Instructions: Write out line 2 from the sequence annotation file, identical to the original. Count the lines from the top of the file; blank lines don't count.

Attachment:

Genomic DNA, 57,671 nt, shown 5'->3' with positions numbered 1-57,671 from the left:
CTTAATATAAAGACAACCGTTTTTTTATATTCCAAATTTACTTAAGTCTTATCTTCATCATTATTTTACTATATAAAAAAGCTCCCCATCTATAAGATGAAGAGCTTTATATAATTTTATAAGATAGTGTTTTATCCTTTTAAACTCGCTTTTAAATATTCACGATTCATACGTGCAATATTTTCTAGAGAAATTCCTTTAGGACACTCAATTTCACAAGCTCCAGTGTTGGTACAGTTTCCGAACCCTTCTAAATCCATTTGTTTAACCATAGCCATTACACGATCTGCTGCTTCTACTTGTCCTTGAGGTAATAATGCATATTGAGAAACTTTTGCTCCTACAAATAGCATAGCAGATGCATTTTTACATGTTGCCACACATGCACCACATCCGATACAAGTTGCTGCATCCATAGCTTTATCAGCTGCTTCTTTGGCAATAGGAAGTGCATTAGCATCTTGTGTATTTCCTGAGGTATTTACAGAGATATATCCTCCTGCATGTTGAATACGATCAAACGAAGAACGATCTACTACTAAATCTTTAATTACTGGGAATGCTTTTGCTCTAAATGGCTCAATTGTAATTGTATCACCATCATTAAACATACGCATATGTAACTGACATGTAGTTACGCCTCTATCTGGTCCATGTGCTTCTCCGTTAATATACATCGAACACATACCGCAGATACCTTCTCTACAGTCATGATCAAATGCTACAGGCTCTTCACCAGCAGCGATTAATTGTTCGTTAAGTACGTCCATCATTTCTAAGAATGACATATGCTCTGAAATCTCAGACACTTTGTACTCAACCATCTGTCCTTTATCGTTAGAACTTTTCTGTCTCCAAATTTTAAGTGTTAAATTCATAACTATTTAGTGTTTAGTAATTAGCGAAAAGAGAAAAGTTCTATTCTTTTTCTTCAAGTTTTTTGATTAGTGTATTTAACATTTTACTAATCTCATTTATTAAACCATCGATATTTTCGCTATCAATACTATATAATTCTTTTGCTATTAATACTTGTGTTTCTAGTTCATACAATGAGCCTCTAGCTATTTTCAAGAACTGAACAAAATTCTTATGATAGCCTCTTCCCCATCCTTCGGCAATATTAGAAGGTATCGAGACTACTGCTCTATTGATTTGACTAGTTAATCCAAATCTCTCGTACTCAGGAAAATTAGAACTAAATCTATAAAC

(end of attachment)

CTTAATATAAAGACAACCGTTTTTTTATATTCCAAATTTACTTAAGTCTTATCTTCATCATTATTTTACTATATAAAAAAGCTCCCCATCTATAAGATGAAGAGCTTTATATAATTTTATAAGATAGTGTTTTATCCTTTTAAACTCGCTTTTAAATATTCACGATTCATACGTGCAATATTTTCTAGAGAAATTCCTTTAGGACACTCAATTTCACAAGCTCCAGTGTTGGTACAGTTTCCGAACCCTTCTAAATCCATTTGTTTAACCATAGCCATTACACGATCTGCTGCTTCTACTTGTCCTTGAGGTAATAATGCATATTGAGAAACTTTTGCTCCTACAAATAGCATAGCAGATGCATTTTTACATGTTGCCACACATGCACCACATCCGATACAAGTTGCTGCATCCATAGCTTTATCAGCTGCTTCTTTGGCAATAGGAAGTGCATTAGCATCTTGTGTATTTCCTGAGGTATTTACAGAGATATATCCTCCTGCATGTTGAATACGATCAAACGAAGAACGATCTACTACTAAATCTTTAATTACTGGGAATGCTTTTGCTCTAAATGGCTCAATTGTAATTGTATCACCATCATTAAACATACGCATATGTAACTGACATGTAGTTACGCCTCTATCTGGTCCATGTGCTTCTCCGTTAATATACATCGAACACATACCGCAGATACCTTCTCTACAGTCATGATCAAATGCTACAGGCTCTTCACCAGCAGCGATTAATTGTTCGTTAAGTACGTCCATCATTTCTAAGAATGACATATGCTCTGAAATCTCAGACACTTTGTACTCAACCATCTGTCCTTTATCGTTAGAACTTTTCTGTCTCCAAATTTTAAGTGTTAAATTCATAACTATTTAGTGTTTAGTAATTAGCGAAAAGAGAAAAGTTCTATTCTTTTTCTTCAAGTTTTTTGATTAGTGTATTTAACATTTTACTAATCTCATTTATTAAACCATCGATATTTTCGCTATCAATACTATATAATTCTTTTGCTATTAATACTTGTGTTTCTAGTTCATACAATGAGCCTCTAGCTATTTTCAAGAACTGAACAAAATTCTTATGATAGCCTCTTCCCCATCCTTCGGCAATATTAGAAGGTATCGAGACTACTGCTCTATTGATTTGACTAGTTAATCCAAATCTCTCGTACTCAGGAAAATTAGAACTAAATCTATAAAC